Reference > Cambridge History > Prose and Poetry: Sir Thomas North to Michael Drayton > The Foundation of Libraries > Oxford College libraries
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The Cambridge History of English and American Literature in 18 Volumes (1907–21).
Volume IV. Prose and Poetry: Sir Thomas North to Michael Drayton.

XIX. The Foundation of Libraries.

§ 5. Oxford College libraries.


At Oxford, college libraries had, in most instances, been unscrupulously plundered by the Edwardian commissioners, and little of value or importance remained at the beginning of the seventeenth century. At Balliol, the college of that great patron of learning, William Grey, bishop of Ely, the newly-built library possessed, in 1478, two hundred volumes (including a printed copy of Josephus), by virtue of his bequest; but, by Anthony à Wood’s time, most of the miniatures in the volumes that remained had disappeared. At Merton, the library retained every structural feature of bishop Rede’s original work, and continued, down to the year 1792, to afford, with its chained volumes, an excellent example of a medieval interior. Oriel still preserved its catalogue of 1375, comprising about 100 volumes arranged according to the traditional branches of study. Queens’ still gave shelter to its modest collection in the original building—the present fine library being an erection of the last decade of the seventeenth century. New college could still boast the possession of its MS. copy of the Nicomachean Ethics as, also, of the first printed edition (1495–8) of Aristotle’s collected works; but Lincoln had been plundered of the greater part of the valuable collections given by Thomas Gascoigne and Robert Fleming. Its catalogue of 1474 shows the college to have been, at that time, in possession of 135 manuscripts, arranged in seven presses. Faithful to the traditions derived from Linacre, the shelves of All Souls were largely laden with that medical literature which continued to increase throughout the sixteenth and seventeenth centuries. It possessed, also, a few volumes of the collection (chiefly theological and of writers on civil and canon law) given, in 1440, by Henry VI; manuscripts and books given by cardinal Pole; and, a far more valuable gift, those bequeathed by his relative, David Pole.   20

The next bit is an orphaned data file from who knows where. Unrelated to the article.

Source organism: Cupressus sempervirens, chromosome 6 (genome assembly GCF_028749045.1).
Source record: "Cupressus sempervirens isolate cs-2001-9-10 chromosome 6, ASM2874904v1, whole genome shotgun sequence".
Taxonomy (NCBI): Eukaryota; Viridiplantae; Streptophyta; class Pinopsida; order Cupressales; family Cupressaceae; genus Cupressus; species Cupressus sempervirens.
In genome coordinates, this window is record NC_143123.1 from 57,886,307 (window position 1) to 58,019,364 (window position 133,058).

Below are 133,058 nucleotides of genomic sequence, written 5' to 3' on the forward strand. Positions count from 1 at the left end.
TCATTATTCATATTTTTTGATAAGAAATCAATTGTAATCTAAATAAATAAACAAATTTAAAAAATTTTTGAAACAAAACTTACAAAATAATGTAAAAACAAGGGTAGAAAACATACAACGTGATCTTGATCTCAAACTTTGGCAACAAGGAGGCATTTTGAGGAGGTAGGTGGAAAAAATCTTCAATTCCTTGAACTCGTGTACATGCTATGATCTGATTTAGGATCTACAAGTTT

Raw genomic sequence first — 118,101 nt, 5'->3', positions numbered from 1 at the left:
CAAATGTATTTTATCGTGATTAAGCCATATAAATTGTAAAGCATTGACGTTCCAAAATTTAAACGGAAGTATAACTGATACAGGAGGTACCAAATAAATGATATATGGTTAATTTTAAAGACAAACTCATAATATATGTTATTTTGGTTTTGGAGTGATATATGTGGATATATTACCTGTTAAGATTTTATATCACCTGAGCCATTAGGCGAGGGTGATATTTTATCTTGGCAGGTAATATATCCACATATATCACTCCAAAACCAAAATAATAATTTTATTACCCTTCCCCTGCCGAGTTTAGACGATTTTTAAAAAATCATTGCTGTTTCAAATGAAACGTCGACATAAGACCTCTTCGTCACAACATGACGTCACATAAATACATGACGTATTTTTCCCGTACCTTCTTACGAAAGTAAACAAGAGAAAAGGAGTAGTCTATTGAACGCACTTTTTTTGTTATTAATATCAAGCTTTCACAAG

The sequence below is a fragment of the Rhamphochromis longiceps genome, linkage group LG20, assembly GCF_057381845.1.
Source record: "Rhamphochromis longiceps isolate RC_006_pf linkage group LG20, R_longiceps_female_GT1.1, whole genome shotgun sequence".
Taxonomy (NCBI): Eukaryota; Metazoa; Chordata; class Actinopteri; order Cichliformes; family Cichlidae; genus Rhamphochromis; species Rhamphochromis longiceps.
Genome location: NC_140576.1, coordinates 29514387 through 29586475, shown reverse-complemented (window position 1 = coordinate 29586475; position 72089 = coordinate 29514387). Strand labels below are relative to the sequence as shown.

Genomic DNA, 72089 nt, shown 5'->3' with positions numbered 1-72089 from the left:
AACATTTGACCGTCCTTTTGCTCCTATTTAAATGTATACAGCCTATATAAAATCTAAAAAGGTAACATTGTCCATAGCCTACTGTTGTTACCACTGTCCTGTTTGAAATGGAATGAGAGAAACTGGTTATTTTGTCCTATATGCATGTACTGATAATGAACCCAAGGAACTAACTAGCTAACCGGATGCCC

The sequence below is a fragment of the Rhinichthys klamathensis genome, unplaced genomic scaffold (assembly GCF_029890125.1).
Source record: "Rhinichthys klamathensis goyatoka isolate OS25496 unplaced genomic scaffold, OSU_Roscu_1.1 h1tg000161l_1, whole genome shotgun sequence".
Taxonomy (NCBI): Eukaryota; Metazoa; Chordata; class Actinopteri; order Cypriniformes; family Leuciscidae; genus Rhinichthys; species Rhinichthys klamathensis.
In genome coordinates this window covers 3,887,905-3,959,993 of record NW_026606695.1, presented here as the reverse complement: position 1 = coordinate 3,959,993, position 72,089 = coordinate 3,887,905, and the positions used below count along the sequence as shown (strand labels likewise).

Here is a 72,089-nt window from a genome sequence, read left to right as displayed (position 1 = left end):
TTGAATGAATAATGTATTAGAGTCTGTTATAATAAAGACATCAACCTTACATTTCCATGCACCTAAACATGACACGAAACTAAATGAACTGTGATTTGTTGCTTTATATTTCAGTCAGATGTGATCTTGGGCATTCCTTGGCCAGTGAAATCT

Brasenose, where the library had twice changed its orientation, was not, as yet, in possession of the tenth century manuscript of Terence, which once belonged to cardinal Bembo. At Corpus Christi, the trilinguis bibliotheca, which Erasmus had prophesied would one day attract more scholars to Oxford than Rome, in his time, attracted to behold miracles, scarcely fulfilled his sanguine prediction, but it has been stated that the college possessed, at this period, the largest and best furnished college library then in Oxford.  25  Christ Church, in the room which had formerly been the refectory of St. Frideswide’s convent, had stowed away some early MS. copies of Wyclif’s Bible, and was possessed of one of the original transcripts of the life of her great founder by Cavendish, together with a service book which Wolsey had been wont to use. St. John’s could already pride itself on a fine collection of rare books relating to English history and also on one of pre-reformation books of devotion, while its specimens of the Caxton press still outvie those possessed by any other college.   21

Note 25Corpus Christi College (Oxford), by Thomas Fowler, pp. 34, 255. [ back ]

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  Cambridge College libraries Thomas Bodley  
 
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